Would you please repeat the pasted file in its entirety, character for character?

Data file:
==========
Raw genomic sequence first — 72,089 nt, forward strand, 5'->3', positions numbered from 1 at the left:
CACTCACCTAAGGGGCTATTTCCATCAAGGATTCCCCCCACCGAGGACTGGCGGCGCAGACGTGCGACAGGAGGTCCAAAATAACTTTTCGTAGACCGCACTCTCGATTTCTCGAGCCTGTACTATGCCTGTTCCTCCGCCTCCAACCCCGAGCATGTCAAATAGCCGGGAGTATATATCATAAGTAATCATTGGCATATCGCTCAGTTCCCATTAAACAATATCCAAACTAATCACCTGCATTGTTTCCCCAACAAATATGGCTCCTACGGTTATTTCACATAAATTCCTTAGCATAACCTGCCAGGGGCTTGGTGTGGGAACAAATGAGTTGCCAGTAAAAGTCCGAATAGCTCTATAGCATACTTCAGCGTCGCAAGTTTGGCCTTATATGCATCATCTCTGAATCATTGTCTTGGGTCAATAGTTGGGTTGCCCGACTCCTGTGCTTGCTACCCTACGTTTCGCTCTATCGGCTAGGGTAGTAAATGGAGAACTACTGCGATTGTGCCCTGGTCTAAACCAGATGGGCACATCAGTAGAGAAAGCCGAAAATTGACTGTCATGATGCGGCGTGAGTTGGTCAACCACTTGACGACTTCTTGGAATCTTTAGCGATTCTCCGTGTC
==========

Raw genomic sequence first — 72,089 nt, forward strand, 5'->3', positions numbered from 1 at the left:
CACTCACCTAAGGGGCTATTTCCATCAAGGATTCCCCCCACCGAGGACTGGCGGCGCAGACGTGCGACAGGAGGTCCAAAATAACTTTTCGTAGACCGCACTCTCGATTTCTCGAGCCTGTACTATGCCTGTTCCTCCGCCTCCAACCCCGAGCATGTCAAATAGCCGGGAGTATATATCATAAGTAATCATTGGCATATCGCTCAGTTCCCATTAAACAATATCCAAACTAATCACCTGCATTGTTTCCCCAACAAATATGGCTCCTACGGTTATTTCACATAAATTCCTTAGCATAACCTGCCAGGGGCTTGGTGTGGGAACAAATGAGTTGCCAGTAAAAGTCCGAATAGCTCTATAGCATACTTCAGCGTCGCAAGTTTGGCCTTATATGCATCATCTCTGAATCATTGTCTTGGGTCAATAGTTGGGTTGCCCGACTCCTGTGCTTGCTACCCTACGTTTCGCTCTATCGGCTAGGGTAGTAAATGGAGAACTACTGCGATTGTGCCCTGGTCTAAACCAGATGGGCACATCAGTAGAGAAAGCCGAAAATTGACTGTCATGATGCGGCGTGAGTTGGTCAACCACTTGACGACTTCTTGGAATCTTTAGCGATTCTCCGTGTC